The ebb and flow of seasons. From sunny summer, alive with blooms and sounds, to dormant winter, cold and still — at least, that's how a large part of the country sees it. But the rhythm of outdoor sports in Chattanooga beats to a different drum. A winter with soft edges and a summer when heat can stifle make Chattanooga a uniquely great place to be a sports enthusiast year-round. For example, the city sits at the receiving end of the Tennessee Valley Authority's (TVA) system of river dams — Chickamauga, Watts Bar, Hiwassee. With a mission to support economic development such as tourism, the TVA puts some man-made clockwork into the ebb and flow of our rivers. In short, it gives us whitewater.
"During the summer, at least every weekend, they're releasing water into the Hiwasee and the Ocoee," says paddleboarder, kayaker and swimmer Allison Crush. "That gives everybody a great summer playground." The Ocoee, once the site of Olympic slalom races, often pops up on national top-10 lists of most popular whitewater sites. And Crush meets the whitewater with one of her many kayaks.
"The greatest thing about whitewater," Crush says, "is you can do it year-round."
In competition season, Crush is an endurance swimmer. She earned the Tennessee Triple Crown Gold award in 2019 for swimming all three of the Tennessee River's largest endurance swims in the same year. She did a 12-hour, 21-mile swim from Catalina Island to the California mainland. Next year, Crush plans to take on Arizona's 4-day, 40-mile open-water SCAR challenge on Saguaro Lake.
"Long endurance stuff is a different kind of mindset," she says. "You have to be comfortable in your own head."
Many swimmers move to indoor pools around November, according to Crush, who characterizes indoor-pool swimming as "staring at black lines." But it turns out that winter rains bring a bonanza of whitewater opportunities for resident paddlers, even after the TVA whitewater season is over. After a good winter rain, Crush takes to her paddleboard and a dry suit (keeping everything warm except hands and face) to enjoy the outdoors.
Where do summer sports go in the winter?
"It's really beautiful in some of these remote creeks and canyons in the winter," Crush says. "It's gorgeous. North Chickamauga Creek is absolutely amazing, a little jewel basically right here."
According to Crush, winter in the area also brings out whitewater enthusiasts with a high tolerance for cold.
"There's this whole community that does downwind paddling," she says. "And they're crazy — it's a big rush."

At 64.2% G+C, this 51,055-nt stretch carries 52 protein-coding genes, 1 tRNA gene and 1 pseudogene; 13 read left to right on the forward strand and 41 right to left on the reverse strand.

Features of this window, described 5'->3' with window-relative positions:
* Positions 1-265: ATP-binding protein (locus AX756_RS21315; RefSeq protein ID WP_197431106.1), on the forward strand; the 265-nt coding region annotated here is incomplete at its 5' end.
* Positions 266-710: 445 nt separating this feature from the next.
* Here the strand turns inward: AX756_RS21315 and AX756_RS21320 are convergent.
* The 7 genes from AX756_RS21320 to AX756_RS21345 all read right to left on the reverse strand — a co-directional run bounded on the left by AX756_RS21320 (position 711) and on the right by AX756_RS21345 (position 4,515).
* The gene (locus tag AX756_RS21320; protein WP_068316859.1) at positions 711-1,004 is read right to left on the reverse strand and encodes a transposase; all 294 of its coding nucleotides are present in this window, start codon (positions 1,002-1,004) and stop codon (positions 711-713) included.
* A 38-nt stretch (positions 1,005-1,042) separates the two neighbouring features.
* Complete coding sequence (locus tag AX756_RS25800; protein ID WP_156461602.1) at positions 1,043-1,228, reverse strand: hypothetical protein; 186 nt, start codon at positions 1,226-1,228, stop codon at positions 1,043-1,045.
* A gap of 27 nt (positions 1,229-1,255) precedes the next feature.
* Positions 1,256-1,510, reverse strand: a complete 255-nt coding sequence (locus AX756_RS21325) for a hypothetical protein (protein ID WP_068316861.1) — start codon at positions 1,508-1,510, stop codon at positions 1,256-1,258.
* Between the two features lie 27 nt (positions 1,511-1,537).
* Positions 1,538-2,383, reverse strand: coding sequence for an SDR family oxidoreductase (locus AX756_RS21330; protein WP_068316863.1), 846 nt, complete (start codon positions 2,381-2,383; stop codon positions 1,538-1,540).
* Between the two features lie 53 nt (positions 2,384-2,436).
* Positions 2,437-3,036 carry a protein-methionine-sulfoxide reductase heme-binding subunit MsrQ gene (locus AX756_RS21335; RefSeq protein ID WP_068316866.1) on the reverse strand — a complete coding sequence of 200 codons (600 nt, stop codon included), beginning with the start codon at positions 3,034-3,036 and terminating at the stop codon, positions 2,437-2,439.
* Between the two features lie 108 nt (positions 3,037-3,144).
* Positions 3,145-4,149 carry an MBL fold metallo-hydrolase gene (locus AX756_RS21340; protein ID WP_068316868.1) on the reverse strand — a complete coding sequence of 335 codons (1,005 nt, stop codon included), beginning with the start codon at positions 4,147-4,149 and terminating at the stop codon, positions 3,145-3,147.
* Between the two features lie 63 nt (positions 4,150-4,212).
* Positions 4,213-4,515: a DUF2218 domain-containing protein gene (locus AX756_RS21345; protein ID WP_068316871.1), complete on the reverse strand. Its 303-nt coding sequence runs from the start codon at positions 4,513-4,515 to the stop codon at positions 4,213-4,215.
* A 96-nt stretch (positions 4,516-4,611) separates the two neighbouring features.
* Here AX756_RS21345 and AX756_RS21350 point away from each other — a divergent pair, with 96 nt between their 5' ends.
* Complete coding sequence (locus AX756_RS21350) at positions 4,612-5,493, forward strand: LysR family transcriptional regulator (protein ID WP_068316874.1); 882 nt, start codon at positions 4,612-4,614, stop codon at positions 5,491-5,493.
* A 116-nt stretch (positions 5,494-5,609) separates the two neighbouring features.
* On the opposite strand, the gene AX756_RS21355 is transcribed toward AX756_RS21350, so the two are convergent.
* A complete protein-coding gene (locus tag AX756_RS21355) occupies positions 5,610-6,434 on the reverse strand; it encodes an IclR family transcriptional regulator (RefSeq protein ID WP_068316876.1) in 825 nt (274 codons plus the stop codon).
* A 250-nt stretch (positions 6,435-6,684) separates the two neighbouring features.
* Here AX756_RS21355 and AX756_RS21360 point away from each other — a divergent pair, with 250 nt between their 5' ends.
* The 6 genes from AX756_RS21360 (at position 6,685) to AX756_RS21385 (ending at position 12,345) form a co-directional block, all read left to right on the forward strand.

In contrast, it's high-heat tolerance that allows Cecelia Wigal to enjoy cycling throughout the summer.
"I like the heat; a friend of mine doesn't like the heat," she says. The friend will drop out when it's too warm. Meanwhile, Wigal thinks nothing of taking on a 100-mile bike ride in the heat of summer, especially if she's riding on open roads where she can get "free air conditioning," as she puts it. Still, though she doesn't care much for the cold, winter doesn't stop her from cycling either. She does have an indoor training bike for the coldest days. But she can often get outdoors by switching to her gravel bike and riding off-road trails.
"People do gravel all year round," Wigal says. In winter, open roads can create an unbearable wind-chill factor. Shifting to gravel mitigates the cold. "It's hotter because it's closed in. You can dress for 30- or 40-degree weather on gravel." She adds, "I kind of like it when it's snowing,"
In that quirky appreciation for confrontational weather events, Wigal is joined by runner Dayna Smith, who likes to run in the rain. "It changes things up," Smith says. "It brings out the kid in you — playing in the rain. Your shoes just get very wet, and you have to dry them out very carefully. Running shoes aren't cheap!" Wigal and Smith both cite natural beauty as the main reason to enjoy outdoor sports in all kinds of weather.
Smith spent this past summer training for her first marathon in October. The training was a lot more work than she expected, and she needed every day to train. So where Wigal keeps a bicycle trainer at the ready for really bad weather, Smith has a treadmill she calls Trusty.
"When it gets cold-cold — 30 and below — I stay inside."
Wigal and Crush seem to have an endurance gene. They excel at multiple sports and move constantly among different activities.
"I grew up as a runner; I was an overactive kid, ran with my brother," Wigal says. "Then I found a bicycle." When injuries cut her running career short, she had already found swimming through competitive triathlons, and having competed in high school, she had developed strong training habits.
For Dayna Smith, however, competitive running snuck up from behind. At 40, she found herself out of shape with health issues. "My doctor said, 'I can put you on some medicine, or you can get off your rear end,'" Smith recalls.
She didn't fall into a love affair with running — she started out simply walking.
"That was pretty boring," she says.
So she upped the pace to jogging.
It Takes a Community